So the car has been owned by the same fellow in Mebane NC since 2009/2010. He received the car as a gift for work he was doing on another fellows car, basically a trade arrangement. When he got the car everything worked - AC, windows, etc. and his wife used it to commute back and forth to Burlington. Around 2012 the rear main seal began to leak and the transmission was hard to get into third, so, the car was parked under a cover. January of 2016 the fellow uncovered it, moved it back into his garage, and began to get it back in working order to sell. They've got five kids, want the project out of the house, so when they got my letter in the mail looking for the car they were happy to give me a call about it.






It needs a lot of work but mostly it is all there. He has dash parts, all AC, etc. everything it appears to making it a driving car again. Just needs a lot of work. I'm not sure exactly what the plan is, except to pick it up weekend after next and it's going to occupy the place where my green ITS Mustang resides.

So, it's on.

Ron Earp

The green ITS car has been gone through and prepped to live on the trailer. It could be unloaded from the trailer to the race track with nothing but a tire change and will probably be used at the Feb Tarheel Sportscar Club event. It's not being sold, heck, you can't get a can of beans for an ITS car.

This is the weekend for car retrieval. Should be a good one.

I found another picture of the car from it's time in VA. It's being overshadowed a bit by me showing off my new scoot.


Ron Earp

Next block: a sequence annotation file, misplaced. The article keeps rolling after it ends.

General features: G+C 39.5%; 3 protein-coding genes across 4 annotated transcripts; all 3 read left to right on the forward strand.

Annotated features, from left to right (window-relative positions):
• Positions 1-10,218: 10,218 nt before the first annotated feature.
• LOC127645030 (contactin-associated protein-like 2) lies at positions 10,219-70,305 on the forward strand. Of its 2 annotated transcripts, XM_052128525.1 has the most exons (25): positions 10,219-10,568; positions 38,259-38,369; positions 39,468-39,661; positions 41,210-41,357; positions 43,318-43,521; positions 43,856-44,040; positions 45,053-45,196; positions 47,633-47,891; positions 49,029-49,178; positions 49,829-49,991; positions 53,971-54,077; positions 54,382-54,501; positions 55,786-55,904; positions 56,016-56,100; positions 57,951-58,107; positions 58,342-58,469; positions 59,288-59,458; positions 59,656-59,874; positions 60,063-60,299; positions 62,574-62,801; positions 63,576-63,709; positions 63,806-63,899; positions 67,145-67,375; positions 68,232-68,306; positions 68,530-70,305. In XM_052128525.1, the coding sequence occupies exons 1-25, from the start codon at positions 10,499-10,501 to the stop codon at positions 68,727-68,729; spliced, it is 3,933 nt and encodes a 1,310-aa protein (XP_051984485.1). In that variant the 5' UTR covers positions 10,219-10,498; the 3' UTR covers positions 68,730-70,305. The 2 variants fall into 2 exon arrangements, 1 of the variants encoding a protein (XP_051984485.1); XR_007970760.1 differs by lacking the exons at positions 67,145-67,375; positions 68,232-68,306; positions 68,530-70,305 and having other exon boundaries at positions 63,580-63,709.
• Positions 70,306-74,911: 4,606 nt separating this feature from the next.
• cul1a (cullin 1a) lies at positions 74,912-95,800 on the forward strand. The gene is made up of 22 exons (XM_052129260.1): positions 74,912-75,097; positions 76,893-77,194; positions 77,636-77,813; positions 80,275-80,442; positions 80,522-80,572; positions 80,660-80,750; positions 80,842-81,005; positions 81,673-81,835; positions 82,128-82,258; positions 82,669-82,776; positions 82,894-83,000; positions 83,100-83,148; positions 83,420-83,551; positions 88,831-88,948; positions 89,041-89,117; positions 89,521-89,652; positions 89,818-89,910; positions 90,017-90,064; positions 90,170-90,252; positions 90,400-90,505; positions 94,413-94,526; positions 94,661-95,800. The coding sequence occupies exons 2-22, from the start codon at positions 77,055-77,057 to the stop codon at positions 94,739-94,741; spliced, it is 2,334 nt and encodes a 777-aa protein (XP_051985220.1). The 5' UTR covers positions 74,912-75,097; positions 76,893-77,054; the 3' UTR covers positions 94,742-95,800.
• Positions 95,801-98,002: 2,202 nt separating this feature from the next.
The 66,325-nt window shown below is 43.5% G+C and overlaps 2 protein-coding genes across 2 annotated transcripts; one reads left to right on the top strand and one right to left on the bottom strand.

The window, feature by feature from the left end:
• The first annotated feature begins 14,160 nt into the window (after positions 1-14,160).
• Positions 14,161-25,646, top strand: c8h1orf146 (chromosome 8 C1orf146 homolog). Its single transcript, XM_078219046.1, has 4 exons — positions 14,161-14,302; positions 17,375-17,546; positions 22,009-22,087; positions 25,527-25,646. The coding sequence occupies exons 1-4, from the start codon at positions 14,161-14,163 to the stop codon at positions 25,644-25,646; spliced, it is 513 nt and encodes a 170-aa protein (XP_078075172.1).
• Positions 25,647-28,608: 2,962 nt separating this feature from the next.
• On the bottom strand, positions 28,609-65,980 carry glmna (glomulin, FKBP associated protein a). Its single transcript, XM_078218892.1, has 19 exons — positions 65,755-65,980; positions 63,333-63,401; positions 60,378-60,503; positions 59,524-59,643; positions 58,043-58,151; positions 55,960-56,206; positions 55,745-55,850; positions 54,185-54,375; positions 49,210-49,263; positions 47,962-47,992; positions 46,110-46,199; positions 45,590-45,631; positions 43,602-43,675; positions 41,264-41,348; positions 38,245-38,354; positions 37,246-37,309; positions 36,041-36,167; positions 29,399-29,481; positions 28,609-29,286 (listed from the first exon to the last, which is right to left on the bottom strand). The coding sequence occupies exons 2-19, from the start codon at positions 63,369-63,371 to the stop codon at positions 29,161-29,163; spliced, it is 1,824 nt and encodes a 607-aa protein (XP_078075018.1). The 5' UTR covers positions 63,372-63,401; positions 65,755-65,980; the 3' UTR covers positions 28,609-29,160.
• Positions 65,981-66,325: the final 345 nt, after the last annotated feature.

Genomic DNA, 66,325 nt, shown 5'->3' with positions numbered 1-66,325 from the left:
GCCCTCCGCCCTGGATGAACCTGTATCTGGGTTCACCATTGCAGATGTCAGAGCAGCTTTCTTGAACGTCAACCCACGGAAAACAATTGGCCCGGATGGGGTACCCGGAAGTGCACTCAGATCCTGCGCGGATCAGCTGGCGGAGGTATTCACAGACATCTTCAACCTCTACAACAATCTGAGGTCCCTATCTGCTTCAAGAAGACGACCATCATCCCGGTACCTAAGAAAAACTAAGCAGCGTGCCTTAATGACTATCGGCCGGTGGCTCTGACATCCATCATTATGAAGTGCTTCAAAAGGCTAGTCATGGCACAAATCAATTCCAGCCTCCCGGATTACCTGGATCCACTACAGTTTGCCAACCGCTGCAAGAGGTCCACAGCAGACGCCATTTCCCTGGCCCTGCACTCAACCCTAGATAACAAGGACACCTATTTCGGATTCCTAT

The car has been retrieved and is in the shop. Jeff G, Sydney, and me rolled down to pick it up yesterday. When we arrived the family had already pushed it out of the shop.


Loading, it took a village. Fortunately the previous owners were fruitful and multiplied.



Happy new owner


The car came with a few go fast goodies that can be sold to bring the purchase price down a bit: aluminum driveshaft, 8.8" rear end with 3.55 gear, tubular subframe, camber/caster plates, two ally intakes, two carbs, and some other odds and ends.

Our paint guy Fred will visit this weekend and I hope to have the interior stripped before that visit, and by the end of the weekend the engine bay cleaned out. From that point it'd only be six to ten more hours of work before it'd be ready to head to the paint shop.

Ron Earp

Plan made and interior stripped less dash and doors. She liked the chart idea of planning the project and might have learned something valuable there.







Ron Earp

Some progress. Went to the Mustang Parts Superstore, aka, the storage space above the garage, and brought down two damaged transmissions we got from Dave Brown, Ford Guru Extraordinaire. We've got a lot of storage space above the garage, and a winch, but getting up there is a bit challenging for those of us that are vertically challenged, my daughter and I both. The stairs have almost kicked her ass more times than I can count.


We took apart the original box that was in the car. The PO indicated it was broken, but near as we can tell its in decent shape. It has damaged shift forks, a bit of an abrasion on a third gear tooth, but certainly serviceable. Sydney got the hang of the air tool and we took three boxes down to their component pieces with the help of Jeff G who helped out in the middle of the process.


The box shown on the left, the dirty one, is THE ORIGINAL box, the one that turned the wheels of the chariot while I ranged around the greater NC area.


The Dave Brown boxes are mostly toast but between the three we've got a good set of gears, countershaft, main shaft, and housings. We plan to build the new box using one of the later housings (the original box has the funky T5 reverse spring), and will stick with the 0.68 5th gear set instead of putting a better V6 0.73 5th gear in the box. We'll be using the 3.55 gears in the 8.8" axle so we might need a highway gear.